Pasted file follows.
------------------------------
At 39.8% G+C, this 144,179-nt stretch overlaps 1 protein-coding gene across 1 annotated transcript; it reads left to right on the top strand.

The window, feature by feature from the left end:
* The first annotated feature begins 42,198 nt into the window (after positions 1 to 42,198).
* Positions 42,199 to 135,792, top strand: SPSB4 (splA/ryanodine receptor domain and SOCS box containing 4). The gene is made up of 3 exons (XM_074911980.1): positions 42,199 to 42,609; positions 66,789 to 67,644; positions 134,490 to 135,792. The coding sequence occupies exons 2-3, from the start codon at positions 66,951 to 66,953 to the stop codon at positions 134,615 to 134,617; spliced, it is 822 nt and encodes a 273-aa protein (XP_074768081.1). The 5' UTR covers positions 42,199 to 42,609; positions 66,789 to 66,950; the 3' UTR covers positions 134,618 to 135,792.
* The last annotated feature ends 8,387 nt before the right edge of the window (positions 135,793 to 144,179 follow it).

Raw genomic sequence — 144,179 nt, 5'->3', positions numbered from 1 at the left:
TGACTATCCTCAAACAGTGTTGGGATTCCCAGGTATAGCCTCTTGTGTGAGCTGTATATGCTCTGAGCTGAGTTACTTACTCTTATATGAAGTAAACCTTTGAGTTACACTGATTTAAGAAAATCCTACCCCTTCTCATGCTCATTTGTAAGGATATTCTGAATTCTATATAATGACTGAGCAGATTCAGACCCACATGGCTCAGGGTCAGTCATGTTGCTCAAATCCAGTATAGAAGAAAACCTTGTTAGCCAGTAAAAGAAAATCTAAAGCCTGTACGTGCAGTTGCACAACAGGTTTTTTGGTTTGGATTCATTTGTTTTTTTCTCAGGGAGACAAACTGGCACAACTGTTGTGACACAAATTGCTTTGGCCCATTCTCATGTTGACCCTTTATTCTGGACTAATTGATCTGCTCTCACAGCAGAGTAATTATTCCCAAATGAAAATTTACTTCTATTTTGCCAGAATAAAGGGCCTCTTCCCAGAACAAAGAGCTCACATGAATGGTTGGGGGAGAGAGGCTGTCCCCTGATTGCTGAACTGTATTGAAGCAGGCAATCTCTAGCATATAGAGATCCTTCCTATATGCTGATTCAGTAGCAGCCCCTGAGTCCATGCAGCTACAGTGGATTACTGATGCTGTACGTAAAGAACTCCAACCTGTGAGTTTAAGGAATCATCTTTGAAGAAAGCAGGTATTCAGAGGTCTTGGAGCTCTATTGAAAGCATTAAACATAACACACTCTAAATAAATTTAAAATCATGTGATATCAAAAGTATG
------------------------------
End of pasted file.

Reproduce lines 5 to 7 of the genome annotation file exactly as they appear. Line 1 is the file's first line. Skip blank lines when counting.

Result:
* The last annotated feature ends 8,387 nt before the right edge of the window (positions 135,793 to 144,179 follow it).

Raw genomic sequence — 144,179 nt, 5'->3', positions numbered from 1 at the left:
TGACTATCCTCAAACAGTGTTGGGATTCCCAGGTATAGCCTCTTGTGTGAGCTGTATATGCTCTGAGCTGAGTTACTTACTCTTATATGAAGTAAACCTTTGAGTTACACTGATTTAAGAAAATCCTACCCCTTCTCATGCTCATTTGTAAGGATATTCTGAATTCTATATAATGACTGAGCAGATTCAGACCCACATGGCTCAGGGTCAGTCATGTTGCTCAAATCCAGTATAGAAGAAAACCTTGTTAGCCAGTAAAAGAAAATCTAAAGCCTGTACGTGCAGTTGCACAACAGGTTTTTTGGTTTGGATTCATTTGTTTTTTTCTCAGGGAGACAAACTGGCACAACTGTTGTGACACAAATTGCTTTGGCCCATTCTCATGTTGACCCTTTATTCTGGACTAATTGATCTGCTCTCACAGCAGAGTAATTATTCCCAAATGAAAATTTACTTCTATTTTGCCAGAATAAAGGGCCTCTTCCCAGAACAAAGAGCTCACATGAATGGTTGGGGGAGAGAGGCTGTCCCCTGATTGCTGAACTGTATTGAAGCAGGCAATCTCTAGCATATAGAGATCCTTCCTATATGCTGATTCAGTAGCAGCCCCTGAGTCCATGCAGCTACAGTGGATTACTGATGCTGTACGTAAAGAACTCCAACCTGTGAGTTTAAGGAATCATCTTTGAAGAAAGCAGGTATTCAGAGGTCTTGGAGCTCTATTGAAAGCATTAAACATAACACACTCTAAATAAATTTAAAATCATGTGATATCAAAAGTATG